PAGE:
Don’t really get why you’d want to work at AWS or Google, other than seeing what it’s like (career tourism), or thinking it’ll help you get less awful jobs later (career austerity).

It caused me no end of embarrassment at work that to use a Node module, we had to either

- set up Python2 & Visual Studio, and make a local build, or
- download a pre-built binary from AppVeyor

and then keep the binary in a shared drive.

The Java people were laughing their asses off.

Now at home, I have some of the same incredulity: why the fuck does Babel need to build a native module, needing Python2 and a C compiler toolchain available? Come on, Node, it's hard to love you.

docs:

"Writing raw h or createElement calls all the time is much less fun than using something JSX-like."

Narrator:

"That wasn't true."

@wim_v12e SO interesting, thank you! Definitely reading is my favorite way to learn & practice (along with talking to Japanese teacher), and I put all the words I look up in dictionary into SRS to remember them—I remember them really well if they came from a book/anime.

But after attempting to translate a couple of song lyrics (not the easiest), and encountering a ton of difficulty, I think I will read and translate things that have English translations (Your Name light novel, dual text, etc.).

@Eidon Note that ok their website anyone can make courses and so there will be a ton of jouyou kanji courses 😁 you can pick your favorite one and start learning it on their website and then it’ll sync to your mobile app (if I recall, their app only shows a very limited number of courses). I have a pretty good set of automation tools to add CSV data to Memrise and upload audio/images for each flashcard, let me know if you need anything there.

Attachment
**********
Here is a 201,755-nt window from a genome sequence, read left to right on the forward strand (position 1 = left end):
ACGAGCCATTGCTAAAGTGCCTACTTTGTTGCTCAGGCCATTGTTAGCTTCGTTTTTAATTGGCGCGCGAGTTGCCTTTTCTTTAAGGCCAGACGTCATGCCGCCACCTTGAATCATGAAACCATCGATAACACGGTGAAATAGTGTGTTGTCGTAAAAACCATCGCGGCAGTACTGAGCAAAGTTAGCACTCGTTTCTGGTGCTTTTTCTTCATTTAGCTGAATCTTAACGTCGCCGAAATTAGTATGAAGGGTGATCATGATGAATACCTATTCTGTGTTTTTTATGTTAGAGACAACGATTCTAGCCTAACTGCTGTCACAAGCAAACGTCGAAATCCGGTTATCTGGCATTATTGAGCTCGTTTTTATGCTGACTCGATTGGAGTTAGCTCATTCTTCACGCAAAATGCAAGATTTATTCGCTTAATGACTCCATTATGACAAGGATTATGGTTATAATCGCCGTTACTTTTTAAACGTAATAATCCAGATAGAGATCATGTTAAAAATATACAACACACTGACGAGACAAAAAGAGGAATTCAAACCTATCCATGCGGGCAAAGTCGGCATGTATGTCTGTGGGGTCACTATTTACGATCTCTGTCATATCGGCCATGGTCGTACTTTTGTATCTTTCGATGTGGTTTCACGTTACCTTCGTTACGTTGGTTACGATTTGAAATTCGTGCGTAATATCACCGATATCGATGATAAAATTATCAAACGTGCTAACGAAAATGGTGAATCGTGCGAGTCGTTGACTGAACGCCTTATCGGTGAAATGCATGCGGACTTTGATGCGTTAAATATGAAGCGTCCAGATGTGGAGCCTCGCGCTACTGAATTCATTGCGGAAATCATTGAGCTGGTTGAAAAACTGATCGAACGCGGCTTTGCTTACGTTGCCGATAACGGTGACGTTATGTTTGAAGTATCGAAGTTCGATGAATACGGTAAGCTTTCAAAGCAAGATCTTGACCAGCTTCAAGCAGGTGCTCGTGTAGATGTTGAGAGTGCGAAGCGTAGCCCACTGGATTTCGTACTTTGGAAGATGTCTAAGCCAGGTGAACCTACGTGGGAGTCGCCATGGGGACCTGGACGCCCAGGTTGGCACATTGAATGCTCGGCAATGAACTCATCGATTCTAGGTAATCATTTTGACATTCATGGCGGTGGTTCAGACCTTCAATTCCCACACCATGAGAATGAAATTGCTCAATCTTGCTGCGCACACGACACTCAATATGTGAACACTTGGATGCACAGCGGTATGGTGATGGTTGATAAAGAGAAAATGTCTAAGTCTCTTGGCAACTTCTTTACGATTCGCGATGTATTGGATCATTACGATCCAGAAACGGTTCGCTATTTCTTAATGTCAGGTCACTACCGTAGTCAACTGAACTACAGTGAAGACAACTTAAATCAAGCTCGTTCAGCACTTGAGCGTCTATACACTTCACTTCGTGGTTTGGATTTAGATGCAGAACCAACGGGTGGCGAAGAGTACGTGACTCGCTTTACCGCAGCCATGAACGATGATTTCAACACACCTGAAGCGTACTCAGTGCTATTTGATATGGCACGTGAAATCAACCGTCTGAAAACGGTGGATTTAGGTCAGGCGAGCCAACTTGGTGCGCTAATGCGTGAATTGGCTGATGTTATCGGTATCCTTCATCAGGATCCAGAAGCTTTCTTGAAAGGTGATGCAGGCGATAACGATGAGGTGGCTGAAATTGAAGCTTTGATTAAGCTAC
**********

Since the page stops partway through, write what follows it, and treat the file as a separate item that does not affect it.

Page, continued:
@wim_v12e

@wim_v12e Is the Memrise course you use public? I'd like to learn more about your practice regimen. Does your 常用 course quiz on pure kanji->on'ymi reading, or vocab->reading, or…? Do you practice stroke order, or just recognition? My goal is to read a Murakami novel one day like you (well, some piece of long literature, maybe One Piece instead of 1Q84 🤣), I'm curious how you maintain that level of skill.

@wim_v12e ah right, life may require that you put a skill in maintenance mode long-term and SRS is good for that (and with remembering infrequently-used information like medical doctors have to do).

I may be able to get enough immersion without moving to Japan since I'm surrounded by anime nerds also learning the language with me 😅. Plus there's tons of Japanese speakers in the city, I'm sure weekly conversation practice sessions are in our future.

Getting used to Japanese's nouning and verbing, this recent podcast by the inestimable , "Verbs on the Move", was on point:

slate.com/podcasts/lexicon-val

"We’re living this life … this thing we call reality. And there’s so many ways that a language can cut it up. And so what to us seems so obviously an adjective like hot or big is very often going to be a verb in some other language. What to us seems so obviously an action in some other language will be handled by a noun" (transcript!)

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点火: read "tenka", meaning "ignition" (the kanji 点火 can be "point"+"fire").

"Engine 点火", via this track "Dream Boy".

Learning 点火 above.

Risk 点火, frequently talks about risk ignition.

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There's people who use because they don't want to forget things they've invested time in learning. I'm not one of those people—I'm ok with forgetting formulas, APIs, and vocabulary as they fall away from my mind's orbit.